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An Avocado a Day Keeps the Doctor Away

Ripe hass avocado fruit with spoon on wooden plateBack in the 19th century, when Johnny Appleseed was planting trees across the American wilderness and doctors made house calls, an apple was considered a superfood. In the  1st century, adding avocado instead of bacon to your daily routine is a smart and scrumptious way to boost your vitality. Joan and I are both huge fans of avocado, though when I titled this article “An Avocado a Day …” implying that a person should eat a whole avocado each day, it triggered an argument that nearly got me banished to the couch for a night. And Joan has a good point - this is a high-fat food, with one average-sized avocado packing a whopping 320 to 350 calories. Experienced registered dieticians like Joan say the recommended serving size is anywhere from one-third to one-half of an avocado per day. I get away with eating a whole avocado (or two) per day, but I’m very active, getting about 15,000 steps per day, and I use celery or carrot sticks rather than chips for dipping guacamole. Personally, I find that an avocado fills me up so that I’m not hungry for things like sweets and starchy foods. Heck, at a Mexican restaurant, I can almost make a meal out of a large order of guacamole.
Botanically speaking, the avocado is a fruit - a berry to be precise - a strange one that contains only one tiny gram of sugar and a single gigantic seed. The fruits that are best for your health tend not to be very sweet, like avocados, tomatoes, and berries, including blueberries (wild ones are best), blackberries, strawberries, or raspberries. These nourishing fruits tend to be high in fiber, potassium, and antioxidants, yet low in sugar.
A Harvard study published in March 2022 in the Journal of the American Heart Association followed 110,000 people for over 30 years and found that eating half of an avocado twice per week reduced the risk of developing coronary disease by 21%. These investigators used sophisticated statistical modeling to estimate that replacing a daily serving of margarine, butter, egg, cream, or processed meats such as bacon, with a similar amount of avocado is associated with a 35 to 40% lower risk of heart attack and stroke.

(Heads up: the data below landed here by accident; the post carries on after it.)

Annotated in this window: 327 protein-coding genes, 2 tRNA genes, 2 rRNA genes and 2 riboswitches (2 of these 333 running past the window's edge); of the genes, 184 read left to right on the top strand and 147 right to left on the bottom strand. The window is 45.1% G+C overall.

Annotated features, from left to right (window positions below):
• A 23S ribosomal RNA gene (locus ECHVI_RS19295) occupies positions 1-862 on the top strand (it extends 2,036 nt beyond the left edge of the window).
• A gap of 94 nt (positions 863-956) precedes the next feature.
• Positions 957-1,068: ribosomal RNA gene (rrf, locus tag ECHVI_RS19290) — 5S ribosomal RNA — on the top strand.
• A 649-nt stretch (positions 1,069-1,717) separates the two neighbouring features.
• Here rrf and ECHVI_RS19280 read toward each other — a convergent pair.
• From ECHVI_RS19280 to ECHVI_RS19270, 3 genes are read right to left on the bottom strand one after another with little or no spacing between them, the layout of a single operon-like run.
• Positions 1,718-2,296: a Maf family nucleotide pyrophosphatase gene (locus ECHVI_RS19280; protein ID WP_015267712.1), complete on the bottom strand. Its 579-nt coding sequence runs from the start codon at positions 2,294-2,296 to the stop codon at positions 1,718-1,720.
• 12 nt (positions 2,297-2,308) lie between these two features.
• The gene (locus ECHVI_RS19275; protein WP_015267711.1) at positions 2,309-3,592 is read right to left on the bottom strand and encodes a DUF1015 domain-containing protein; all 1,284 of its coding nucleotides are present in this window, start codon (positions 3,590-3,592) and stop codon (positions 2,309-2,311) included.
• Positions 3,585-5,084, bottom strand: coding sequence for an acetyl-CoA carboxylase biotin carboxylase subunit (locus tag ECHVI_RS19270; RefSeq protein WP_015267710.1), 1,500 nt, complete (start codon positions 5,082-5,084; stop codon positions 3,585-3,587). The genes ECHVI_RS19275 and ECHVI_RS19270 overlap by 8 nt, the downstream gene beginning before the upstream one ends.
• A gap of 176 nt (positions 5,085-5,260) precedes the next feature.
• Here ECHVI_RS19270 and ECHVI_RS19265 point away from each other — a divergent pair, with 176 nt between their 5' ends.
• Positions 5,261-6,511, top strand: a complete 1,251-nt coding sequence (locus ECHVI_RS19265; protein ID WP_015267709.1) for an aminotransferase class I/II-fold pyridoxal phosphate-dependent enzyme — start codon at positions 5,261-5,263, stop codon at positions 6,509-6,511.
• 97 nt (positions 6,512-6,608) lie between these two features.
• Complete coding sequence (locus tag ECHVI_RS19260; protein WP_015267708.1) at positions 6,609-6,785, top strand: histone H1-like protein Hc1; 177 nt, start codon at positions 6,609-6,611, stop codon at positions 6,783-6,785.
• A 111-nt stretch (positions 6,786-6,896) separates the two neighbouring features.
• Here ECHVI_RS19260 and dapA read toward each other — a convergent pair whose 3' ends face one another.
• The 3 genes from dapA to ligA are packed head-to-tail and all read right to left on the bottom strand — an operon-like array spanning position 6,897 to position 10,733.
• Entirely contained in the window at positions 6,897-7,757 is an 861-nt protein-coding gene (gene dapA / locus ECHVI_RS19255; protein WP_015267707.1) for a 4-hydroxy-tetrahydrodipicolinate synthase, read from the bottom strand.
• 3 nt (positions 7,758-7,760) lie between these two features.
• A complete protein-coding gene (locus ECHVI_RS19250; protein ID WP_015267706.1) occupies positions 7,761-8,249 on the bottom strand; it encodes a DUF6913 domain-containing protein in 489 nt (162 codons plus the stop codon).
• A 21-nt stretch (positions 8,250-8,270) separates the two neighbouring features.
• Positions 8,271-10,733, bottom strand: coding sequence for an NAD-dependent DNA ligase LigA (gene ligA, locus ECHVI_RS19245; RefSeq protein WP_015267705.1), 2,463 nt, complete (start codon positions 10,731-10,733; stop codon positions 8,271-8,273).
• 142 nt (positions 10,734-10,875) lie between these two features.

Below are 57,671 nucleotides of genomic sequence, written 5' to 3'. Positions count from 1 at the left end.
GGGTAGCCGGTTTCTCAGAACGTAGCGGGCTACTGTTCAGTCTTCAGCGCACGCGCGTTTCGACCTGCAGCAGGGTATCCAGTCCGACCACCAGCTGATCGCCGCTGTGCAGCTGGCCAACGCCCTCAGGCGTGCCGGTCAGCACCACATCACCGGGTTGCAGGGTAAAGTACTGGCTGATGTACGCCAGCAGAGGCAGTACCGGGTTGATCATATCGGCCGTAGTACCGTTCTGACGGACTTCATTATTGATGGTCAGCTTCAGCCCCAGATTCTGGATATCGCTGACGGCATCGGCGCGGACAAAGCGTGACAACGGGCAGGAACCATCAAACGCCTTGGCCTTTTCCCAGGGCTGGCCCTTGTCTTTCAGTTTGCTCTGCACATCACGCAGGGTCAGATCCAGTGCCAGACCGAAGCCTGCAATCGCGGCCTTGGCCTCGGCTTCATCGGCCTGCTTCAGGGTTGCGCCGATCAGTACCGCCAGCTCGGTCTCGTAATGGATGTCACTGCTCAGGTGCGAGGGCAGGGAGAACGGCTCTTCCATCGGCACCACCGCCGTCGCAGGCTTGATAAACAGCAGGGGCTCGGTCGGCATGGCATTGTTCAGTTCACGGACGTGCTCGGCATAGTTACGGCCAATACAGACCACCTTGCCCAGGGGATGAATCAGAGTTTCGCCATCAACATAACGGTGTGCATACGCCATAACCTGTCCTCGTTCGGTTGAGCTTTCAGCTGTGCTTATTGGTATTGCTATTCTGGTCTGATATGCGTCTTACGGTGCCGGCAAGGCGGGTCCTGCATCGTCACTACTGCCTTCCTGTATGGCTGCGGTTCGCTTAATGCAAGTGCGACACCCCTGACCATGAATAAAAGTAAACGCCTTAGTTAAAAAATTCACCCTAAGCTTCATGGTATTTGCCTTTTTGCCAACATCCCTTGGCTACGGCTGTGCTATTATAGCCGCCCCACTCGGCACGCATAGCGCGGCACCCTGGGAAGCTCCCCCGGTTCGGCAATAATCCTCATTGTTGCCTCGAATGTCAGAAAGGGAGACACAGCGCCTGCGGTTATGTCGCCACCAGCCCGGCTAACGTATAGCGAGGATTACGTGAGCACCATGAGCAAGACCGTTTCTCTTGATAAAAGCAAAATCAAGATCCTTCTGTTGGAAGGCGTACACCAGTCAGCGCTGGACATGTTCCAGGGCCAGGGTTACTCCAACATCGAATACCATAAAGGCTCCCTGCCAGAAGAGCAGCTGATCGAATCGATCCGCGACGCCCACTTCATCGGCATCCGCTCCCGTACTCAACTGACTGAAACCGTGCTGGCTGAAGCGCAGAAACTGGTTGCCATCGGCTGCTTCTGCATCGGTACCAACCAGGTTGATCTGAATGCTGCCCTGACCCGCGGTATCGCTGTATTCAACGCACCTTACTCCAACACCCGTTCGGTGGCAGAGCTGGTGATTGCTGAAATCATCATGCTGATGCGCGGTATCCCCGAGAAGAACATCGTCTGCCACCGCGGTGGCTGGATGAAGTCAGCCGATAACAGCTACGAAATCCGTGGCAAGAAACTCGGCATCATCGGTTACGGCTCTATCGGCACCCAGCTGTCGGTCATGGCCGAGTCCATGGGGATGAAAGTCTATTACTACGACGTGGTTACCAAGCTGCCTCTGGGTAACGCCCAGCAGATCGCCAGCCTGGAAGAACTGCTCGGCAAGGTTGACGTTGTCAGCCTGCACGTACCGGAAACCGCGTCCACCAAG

Around our household, if we run out of avocados somebody is making a trip to the supermarket that day. We usually buy a few that are ripe or nearly so, and several that will ripen over the next few days.
Avocados, besides being delectable, contain at least 20 essential vitamins and minerals. Because of its exceptional nutrient density, avocado, when consumed on a regular basis confers a host of health benefits, such as improved gut function and reduced risks of depression, heart disease, and cancer. Additionally, avocados are very high in fiber - both soluble and insoluble. One avocado provides an astounding 14 grams of dietary fiber, which is more than half the daily value for a woman (21 to 25 grams per day) and over a third of the daily value for men (30 to 38 grams per day). Getting lots of daily fiber is essential for keeping your bowel habits regular, and the high fiber also keeps levels of blood sugar, cholesterol, and blood pressure in ideal ranges, all of which help to keep your heart youthful and strong.
One whole avocado has about 20 grams of monounsaturated fat. Many people are confused about how avocados can be so high in fat and calories but will be good for you. Avocados are rich in monounsaturated fat, a heart-healthy fat that raises your HDL “good” cholesterol and lowers the LDL “bad” cholesterol. Eating healthy fats in the form of extra-virgin olive oil, nuts, seeds, and avocado lowers your risk of heart disease and metabolic syndrome (prediabetes), helps to burn off belly fat (especially if you minimize the intake of sugar and starch), and keep you satiated longer after a meal.
Avocado is also a great source of vitamin C, which in combination with monounsaturated fat and antioxidants in this unique fruit helps to keep your skin soft, supple, and smooth. Avocado is also a superb source of vitamins K, E, and B6, in addition to riboflavin, niacin, folate, pantothenic acid, magnesium, and potassium. Half of an avocado contains 488 mg of potassium, which is more than a full banana. And a high potassium diet is one of the simplest and best strategies to lower your blood pressure without medications.
Joan and I keep our guacamole simple: mash up a few ripe avocados, add freshly squeezed lemon juice and a pinch of salt, and voila! It’s one of the healthiest and best-tasting dips on the planet. By the way, guacamole is like many of the most nutritious foods out there - you will eat more of them if you feel free to salt to taste. Natural whole foods like nuts, vegetables, and fruits such as avocado and tomato are loaded with potassium and countless other nutrients but are essentially devoid of sodium. So even when you add a dash of salt to improve taste, these naturally delicious foods are still low in sodium and tend to keep your blood pressure nice and low-normal.
One of my favorite breakfast items is an avocado sliced in half with the pit removed. I squeeze a fresh lemon into each of the half-sphere hollows, sprinkle in a pinch of sea salt, and then eat them with a spoon. On the other hand, Joan and my kids prefer avocado toast - another delicious way to enjoy this treasure from nature.
In Good Health,
James O'Keefe, MD, FACC